The game of Caid was played in the parish of Castlegregory long before, and even after, the foundation of the GAA in Thurles in 1884. Caid itself seems to have been a combination of rough and tumble football and cross country running - the contestants being teams from neighbouring parishes.

 

One such game took place between Castle and Cloghane in 1886 at Dowling's Big Field in Stradbally with both sides claiming victory. A replay finally took place 2 years later with Cloghane winning. A local balladeer recalled the game in a song called "The Kickers of Lios na Caol Bhuidhe" which contains the immortal line:

 

" ..they'd kick all before them from here to Tralee"

Another line recounts events when the game became a little too robust:

"The referee, with his whistle, was up on top a tree"

 

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The first official GAA club of the parish was known as Castlegregory Allen - in memory of William Allen, one of the Manchester Martyrs Allen, Larkin and O'Brien. The club took part in the first Kerry County Championship played in 1889 in which they met a team called Ó Breannan. After two draws, the second replay was played in Castle on 10th April, but the game was abandoned after O'Breannan refused to continue when Castle scored a disputed goal. However, as you would, both teams retired to a local hostelry and had a night of singing and dancing.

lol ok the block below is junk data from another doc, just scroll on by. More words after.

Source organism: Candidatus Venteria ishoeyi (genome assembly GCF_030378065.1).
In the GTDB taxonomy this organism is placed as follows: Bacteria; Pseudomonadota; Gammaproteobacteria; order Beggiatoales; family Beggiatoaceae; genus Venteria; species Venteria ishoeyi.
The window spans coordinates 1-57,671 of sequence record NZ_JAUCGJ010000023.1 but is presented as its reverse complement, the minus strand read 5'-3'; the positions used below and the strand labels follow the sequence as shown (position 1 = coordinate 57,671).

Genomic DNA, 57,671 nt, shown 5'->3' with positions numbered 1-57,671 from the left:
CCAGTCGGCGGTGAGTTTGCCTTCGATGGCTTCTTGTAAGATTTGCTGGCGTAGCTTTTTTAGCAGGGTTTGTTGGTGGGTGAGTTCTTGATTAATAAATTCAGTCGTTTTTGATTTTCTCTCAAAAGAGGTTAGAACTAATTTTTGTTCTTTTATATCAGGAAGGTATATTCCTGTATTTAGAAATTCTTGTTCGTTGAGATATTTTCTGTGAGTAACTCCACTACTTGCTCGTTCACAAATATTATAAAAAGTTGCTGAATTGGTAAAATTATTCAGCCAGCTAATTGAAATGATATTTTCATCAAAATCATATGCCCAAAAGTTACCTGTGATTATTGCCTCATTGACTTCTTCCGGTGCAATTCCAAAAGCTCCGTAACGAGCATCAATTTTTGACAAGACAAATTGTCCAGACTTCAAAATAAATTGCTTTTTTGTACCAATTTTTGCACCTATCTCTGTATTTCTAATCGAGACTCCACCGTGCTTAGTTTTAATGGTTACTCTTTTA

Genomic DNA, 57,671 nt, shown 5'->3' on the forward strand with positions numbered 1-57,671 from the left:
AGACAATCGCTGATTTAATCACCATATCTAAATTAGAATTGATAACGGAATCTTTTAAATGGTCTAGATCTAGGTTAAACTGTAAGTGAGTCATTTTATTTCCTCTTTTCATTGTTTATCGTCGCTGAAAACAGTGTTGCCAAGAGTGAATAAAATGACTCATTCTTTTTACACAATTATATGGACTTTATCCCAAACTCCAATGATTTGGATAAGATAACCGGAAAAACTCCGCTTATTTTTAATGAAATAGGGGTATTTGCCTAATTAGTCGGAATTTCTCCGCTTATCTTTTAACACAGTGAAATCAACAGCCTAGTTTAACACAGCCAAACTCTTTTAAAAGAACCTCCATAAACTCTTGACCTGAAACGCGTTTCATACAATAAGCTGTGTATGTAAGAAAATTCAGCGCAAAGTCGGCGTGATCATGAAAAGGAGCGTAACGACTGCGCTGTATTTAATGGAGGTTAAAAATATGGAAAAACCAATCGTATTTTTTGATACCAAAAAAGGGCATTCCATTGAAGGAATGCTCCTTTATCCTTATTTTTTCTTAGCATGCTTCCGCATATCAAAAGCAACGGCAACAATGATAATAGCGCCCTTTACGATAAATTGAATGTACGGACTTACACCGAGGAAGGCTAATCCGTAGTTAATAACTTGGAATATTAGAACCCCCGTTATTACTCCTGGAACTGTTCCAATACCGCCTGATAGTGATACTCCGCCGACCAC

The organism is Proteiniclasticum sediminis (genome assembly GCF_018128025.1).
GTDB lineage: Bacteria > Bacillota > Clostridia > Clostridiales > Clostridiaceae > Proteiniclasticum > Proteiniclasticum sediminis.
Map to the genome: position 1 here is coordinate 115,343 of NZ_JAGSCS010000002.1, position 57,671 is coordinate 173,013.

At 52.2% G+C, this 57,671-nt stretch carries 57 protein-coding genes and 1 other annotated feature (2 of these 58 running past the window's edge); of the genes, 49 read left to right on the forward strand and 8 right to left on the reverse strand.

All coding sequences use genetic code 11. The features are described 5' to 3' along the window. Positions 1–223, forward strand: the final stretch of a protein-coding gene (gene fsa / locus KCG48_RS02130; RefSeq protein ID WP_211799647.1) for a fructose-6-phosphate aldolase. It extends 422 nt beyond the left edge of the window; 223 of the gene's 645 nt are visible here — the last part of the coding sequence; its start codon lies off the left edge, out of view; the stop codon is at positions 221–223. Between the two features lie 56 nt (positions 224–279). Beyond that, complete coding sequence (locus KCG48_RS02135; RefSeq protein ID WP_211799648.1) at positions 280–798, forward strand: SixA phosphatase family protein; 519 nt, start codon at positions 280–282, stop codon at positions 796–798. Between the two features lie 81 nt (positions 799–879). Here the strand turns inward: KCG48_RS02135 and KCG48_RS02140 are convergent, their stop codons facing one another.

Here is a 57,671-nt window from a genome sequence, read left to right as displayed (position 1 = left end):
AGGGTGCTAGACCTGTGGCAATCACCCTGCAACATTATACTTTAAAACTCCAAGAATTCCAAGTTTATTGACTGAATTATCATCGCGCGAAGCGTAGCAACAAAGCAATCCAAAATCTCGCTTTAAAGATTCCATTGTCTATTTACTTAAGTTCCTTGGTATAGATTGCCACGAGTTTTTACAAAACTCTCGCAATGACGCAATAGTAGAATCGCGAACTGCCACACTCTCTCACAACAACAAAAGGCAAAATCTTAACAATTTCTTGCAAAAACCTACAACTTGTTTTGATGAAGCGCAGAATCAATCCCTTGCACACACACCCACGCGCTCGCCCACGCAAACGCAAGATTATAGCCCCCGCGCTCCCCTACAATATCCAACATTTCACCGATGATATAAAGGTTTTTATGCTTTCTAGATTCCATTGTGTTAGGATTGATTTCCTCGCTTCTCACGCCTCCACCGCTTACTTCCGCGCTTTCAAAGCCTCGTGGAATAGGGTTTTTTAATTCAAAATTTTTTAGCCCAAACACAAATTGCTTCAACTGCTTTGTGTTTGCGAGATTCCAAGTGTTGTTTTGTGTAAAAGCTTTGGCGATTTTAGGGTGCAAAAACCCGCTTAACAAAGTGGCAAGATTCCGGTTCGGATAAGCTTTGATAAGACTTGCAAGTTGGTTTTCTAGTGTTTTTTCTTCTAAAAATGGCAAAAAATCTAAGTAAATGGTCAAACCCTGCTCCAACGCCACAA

The first recorded meeting of the club took place in October 1889 and Mr Thomas Moore was elected president and the officers elected with him were Silvester Egan, Hugh O'Flaherty. Michael Kelliher, John Fitzgerald, Eugene Foran and Michael O'Sullivan. John Foran and Thomas McCarthy were elected captain and vice captain respectively. Tom O'Flaherty from Fahamore soon became Honorary Secretary of the Kerry County Board and not long after Castle became a proper affiliated club.

 

In 1901 Castle played Tralee Mitchels in the county championship and a report in the Kerry Sentinel described the Castle approach thus "The Castlegregory men, from their style of play, did not exhibit a very close acquaintance with the rules of the game, which necessitated explanation by the referee who stopped the match a few times for this purpose." However by 1905 in a game between Castle and Dingle (refereed by Austin Stack) the same paper reported:

 

"I have never before witnessed either Castlegregory or Dingle participate in football but if they have always given an exhibition anything approaching that on Sunday in Tralee Sportsfield it seems to me rather curious that at least one of the 34 (sic) was not selected for the county"

 

In these early years Castle had little success and were usually knocked out in the early rounds of the championship. For a while the club became more or less dormant. However the club reappeared in 1912 and 3 players J Kennedy, P O'Donnell and J Courtney played for the Kerry team that beat Carlow in the All Ireland Junior final played in the summer of 1913.

 

The period between 1914 -1924 was a very difficult time for Gaelic games and, even after that, Castle went through a very barren time. Finally in 1942 Castle made the breakthrough by winning the Intermediate County Championship, beating Kenmare on a scoreline of 3-08 to 2-02. Among the many stars on that great team were Sean Egan, John Bowler and the indomitable James "Fox" Kennedy.